Doctors, health care and policy experts agree No evidence staffing ratios in dialysis clinics will improve patient care.
For Immediate Release: August 24, 2017 Contact: Kathy Fairbanks, 916-443-0872
Doctors, health care and policy experts agree
No evidence staffing ratios in dialysis clinics will improve patient care.SACRAMENTO – Supporters of SB 349 (Lara) are suggesting that mandated staffing ratios in dialysis clinics will improve quality of care. Yet so far, they’ve produced no evidence to back up that claim. Doctors, health care and policy experts can’t find any evidence, either. Renal Physicians Association (representing kidney specialists)
- “… there is no evidence that regulations with specific nurse to patient staffing ratios, or technician staffing ratios, have led to greater safety or improved outcomes in states where those regulations exist.”
- “Finance is opposed to this bill because it will likely result in increased General Fund costs for the Medi-Cal program during a time of limited resources without a demonstrated improvement in patient outcomes.”
- “Finance is not aware of any evidence demonstrating systemic deficiencies in dialysis patient outcomes in California that are attributable to insufficient staffing.”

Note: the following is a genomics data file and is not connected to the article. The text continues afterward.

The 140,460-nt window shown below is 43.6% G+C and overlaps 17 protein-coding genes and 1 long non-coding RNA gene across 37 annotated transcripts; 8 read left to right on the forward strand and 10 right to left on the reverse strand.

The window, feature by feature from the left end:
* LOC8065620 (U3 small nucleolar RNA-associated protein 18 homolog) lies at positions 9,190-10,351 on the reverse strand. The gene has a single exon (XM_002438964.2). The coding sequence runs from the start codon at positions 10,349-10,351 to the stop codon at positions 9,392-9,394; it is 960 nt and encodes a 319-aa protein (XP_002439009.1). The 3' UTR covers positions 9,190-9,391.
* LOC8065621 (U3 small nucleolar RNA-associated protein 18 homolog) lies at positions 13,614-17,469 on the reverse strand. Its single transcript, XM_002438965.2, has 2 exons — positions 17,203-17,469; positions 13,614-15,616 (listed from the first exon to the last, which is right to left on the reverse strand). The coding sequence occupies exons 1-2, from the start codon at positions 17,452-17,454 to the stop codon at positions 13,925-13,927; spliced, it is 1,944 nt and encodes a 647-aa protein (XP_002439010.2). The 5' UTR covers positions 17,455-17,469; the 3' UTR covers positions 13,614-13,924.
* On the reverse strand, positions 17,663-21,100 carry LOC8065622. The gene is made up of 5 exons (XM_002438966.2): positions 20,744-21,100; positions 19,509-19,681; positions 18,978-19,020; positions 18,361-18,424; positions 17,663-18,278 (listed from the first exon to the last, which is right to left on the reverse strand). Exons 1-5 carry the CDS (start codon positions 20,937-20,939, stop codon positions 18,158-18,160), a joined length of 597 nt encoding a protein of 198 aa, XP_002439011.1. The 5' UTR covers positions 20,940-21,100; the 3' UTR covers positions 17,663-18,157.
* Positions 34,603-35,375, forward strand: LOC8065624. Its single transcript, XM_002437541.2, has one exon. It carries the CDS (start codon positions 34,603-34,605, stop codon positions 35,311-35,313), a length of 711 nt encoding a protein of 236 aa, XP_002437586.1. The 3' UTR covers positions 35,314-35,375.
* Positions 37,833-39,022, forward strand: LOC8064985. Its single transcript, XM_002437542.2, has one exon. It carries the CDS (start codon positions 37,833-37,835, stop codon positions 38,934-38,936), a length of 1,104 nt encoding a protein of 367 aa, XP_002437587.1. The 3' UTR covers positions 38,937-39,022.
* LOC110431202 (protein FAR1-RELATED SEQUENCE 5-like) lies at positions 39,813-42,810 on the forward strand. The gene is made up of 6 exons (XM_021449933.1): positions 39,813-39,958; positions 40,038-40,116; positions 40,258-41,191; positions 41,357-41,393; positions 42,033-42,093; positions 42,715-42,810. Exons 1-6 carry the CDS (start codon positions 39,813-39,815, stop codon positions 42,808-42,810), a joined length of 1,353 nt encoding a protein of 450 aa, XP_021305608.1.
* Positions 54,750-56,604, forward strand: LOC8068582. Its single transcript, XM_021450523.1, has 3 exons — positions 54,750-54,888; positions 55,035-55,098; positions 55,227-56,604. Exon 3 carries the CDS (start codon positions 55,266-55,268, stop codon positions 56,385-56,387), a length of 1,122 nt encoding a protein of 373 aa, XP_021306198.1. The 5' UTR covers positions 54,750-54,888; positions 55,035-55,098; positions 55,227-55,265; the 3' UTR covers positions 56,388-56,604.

- “…there is no demonstrated relationship between staffing ratios, on the one hand, and improved patient outcomes and patient satisfaction, on the other.”
- “But supporters of the Lara bill [SB 349] offer no evidence to … support the specific ratios and time limits they’re advocating.”
- “… there is no empirical evidence that higher staffing levels per patient result in better care.”
- “The problem is, that narrative doesn’t fit with the facts. First, there is no empirical evidence that such staffing changes result in better care.”
- Dangerous for Patients – Arbitrary staff ratios would result in fewer available appointments, more missed treatments and a dangerous backlog of needed care. California already faces a shortage of dialysis clinics and appointment times, as well as staff. SB 349 will reduce the availability of treatment slots, increasing hospitalizations and emergency room visits, and will end in less flexibility for working patients as evening and overnight treatments would be jeopardized.
- Costly for California and Medi-Cal – According to the Senate Appropriations Committee analysis of SB 349: “By imposing staffing requirements that exceed current practices in chronic dialysis clinics, the bill will increase the costs to operate those clinics. This is likely to increase Medi-Cal managed care payments to chronic dialysis clinics…. To the extent that chronic dialysis clinics have difficulty meeting the required staff to patient ratios, it is possible that patients would seek treatment in emergency departments and/or hospital inpatient dialysis units. Receiving dialysis in those settings is likely to be substantially more expensive than receiving dialysis in a clinic. Any such increases in the cost to provide dialysis would impact Medi-Cal.”
- Unnecessary – Federal data collected by the Centers for Medicare & Medicaid Services (CMS) show that California dialysis clinics outperform dialysis clinics nationwide in both clinical quality and patient satisfaction, including outperforming states with some form of mandated staffing ratios.